But what about the sculpture that prompted the angry gathering, a huge bronze rendering of Lee astride his beloved steed?
Well, it’s still standing, as is a towering bronze equestrian statue of rebel Gen. Thomas J. “Stonewall” Jackson, which the city also wants to remove. And the two Old Dixie icons won’t be going anywhere in the foreseeable future amid a seemingly endless legal fight over their historical meaning.
While supporters contend that the statues, installed in the 1920s, are simply memorials to the Confederacy’s war veterans, the city argues that the monuments “were intended to, and did, send messages of intimidation, exclusion and hostility to African Americans.” The question of whether the statues “were part of a regime of city-sanctioned segregation” appears headed for Virginia’s Supreme Court.
No matter how the statues are interpreted, though, Charlottesville’s history of Jim Crow apartheid is undeniable. When the Jackson and Lee sculptures were dedicated, in 1921 and 1924, respectively, this college community, like the rest of the South and much of the country, was steeped in institutionalized racism.
Eight months before the Jackson monument was unveiled, local citizens of privileged color were aghast at a subversive wish list published Feb. 12, 1921, in the black-owned Charlottesville Messenger, and reprinted, for shock value, on the front page of the city’s white-run paper, the Daily Progress.
Titled “The New Negro,” the article called for “Teachers’ salaries based on service not on color;” a four-year high school for black students; “Better street facilities in Negro districts”; a voice for blacks in municipal government; and the abolition of “ ‘Jim Crow’ street cars.” The Daily Progress, appalled by the manifesto, echoed its flabbergasted readers in an editorial warning that “the negroes” should remember their place:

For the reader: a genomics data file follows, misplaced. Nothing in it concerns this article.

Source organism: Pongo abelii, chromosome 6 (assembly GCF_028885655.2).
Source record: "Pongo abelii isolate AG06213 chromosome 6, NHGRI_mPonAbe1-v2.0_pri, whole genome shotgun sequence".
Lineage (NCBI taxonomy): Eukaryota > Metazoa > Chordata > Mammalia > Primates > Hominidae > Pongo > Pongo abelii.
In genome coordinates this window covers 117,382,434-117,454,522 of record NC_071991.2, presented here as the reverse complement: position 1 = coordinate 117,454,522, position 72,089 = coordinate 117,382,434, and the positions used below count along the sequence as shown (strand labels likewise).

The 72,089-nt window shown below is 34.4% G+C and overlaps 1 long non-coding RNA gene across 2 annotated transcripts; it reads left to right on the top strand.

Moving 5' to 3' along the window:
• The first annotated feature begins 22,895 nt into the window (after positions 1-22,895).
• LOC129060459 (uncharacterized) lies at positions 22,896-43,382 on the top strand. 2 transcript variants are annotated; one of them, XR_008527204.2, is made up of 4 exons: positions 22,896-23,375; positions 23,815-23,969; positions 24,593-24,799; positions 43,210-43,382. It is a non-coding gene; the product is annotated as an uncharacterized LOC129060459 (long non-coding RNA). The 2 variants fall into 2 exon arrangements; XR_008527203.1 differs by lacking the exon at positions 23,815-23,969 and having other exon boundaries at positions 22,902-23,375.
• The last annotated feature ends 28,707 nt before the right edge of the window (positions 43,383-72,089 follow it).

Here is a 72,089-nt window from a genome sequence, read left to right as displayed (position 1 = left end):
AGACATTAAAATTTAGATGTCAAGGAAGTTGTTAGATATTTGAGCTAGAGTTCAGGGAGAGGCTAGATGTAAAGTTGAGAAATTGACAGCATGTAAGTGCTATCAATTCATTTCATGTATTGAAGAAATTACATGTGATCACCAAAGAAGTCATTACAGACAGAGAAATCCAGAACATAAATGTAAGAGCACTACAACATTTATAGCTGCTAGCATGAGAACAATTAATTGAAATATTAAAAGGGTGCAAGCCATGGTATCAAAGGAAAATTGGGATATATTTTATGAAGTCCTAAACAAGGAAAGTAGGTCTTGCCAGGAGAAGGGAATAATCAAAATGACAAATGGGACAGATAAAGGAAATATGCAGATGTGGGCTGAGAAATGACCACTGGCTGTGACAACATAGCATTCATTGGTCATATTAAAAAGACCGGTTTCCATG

“The circulation of such absurd tirades and impossible proposals … only serve to make the problem of the law-abiding and respected element among the colored people that much harder, [and] if trouble ensues, its greatest weight will ultimately fall on them.”
After a month of threats and denunciations, the Messenger’s editor, John G. Shelton, mollified whites with an editorial of his own, disavowing, point by point, the radical ideas advocated by the author of “The New Negro,” a Charlottesville native who was head of the St. Louis Urban League.
“Having thus clearly stated our position,” Shelton concluded apologetically, “we will consider the incident closed and bid farewell to the so called New Negro, and jog along in our accustomed way, well content with the old ones with whom we have thus far journeyed in peace, happiness and a slight measure of success.”
Such was Charlottesville.
'Knights of the Ku Klux Klan’
The statues, in the city’s Court Square area, were donated by Paul Goodloe McIntire, a philanthropist whose slave-owning father had been financially humbled by the Civil War. McIntire, who was not quite 5 years old when the South surrendered in 1865, amassed a fortune in Chicago and New York before retiring in his hometown and becoming a civic benefactor.
“The princely giver of princely gifts,” as he was called, commissioned the monuments in the late 1910s, hiring New York sculptors Henry Shrady (for Lee) and Charles Keck (for Jackson). Both statues were expected to be finished by about 1921. At the time, though, Shrady was immersed in his most ambitious creation, the Ulysses S. Grant Memorial near the U.S. Capitol, and he fell behind on the Lee project.
After Shrady died in 1922, another sculptor took over the job. That was why Keck’s rendering of Jackson — a lesser demigod than Lee — went up three years before the statue of the South’s top military commander, regarded by Confederate apologists as unrivaled in fortitude and chivalry.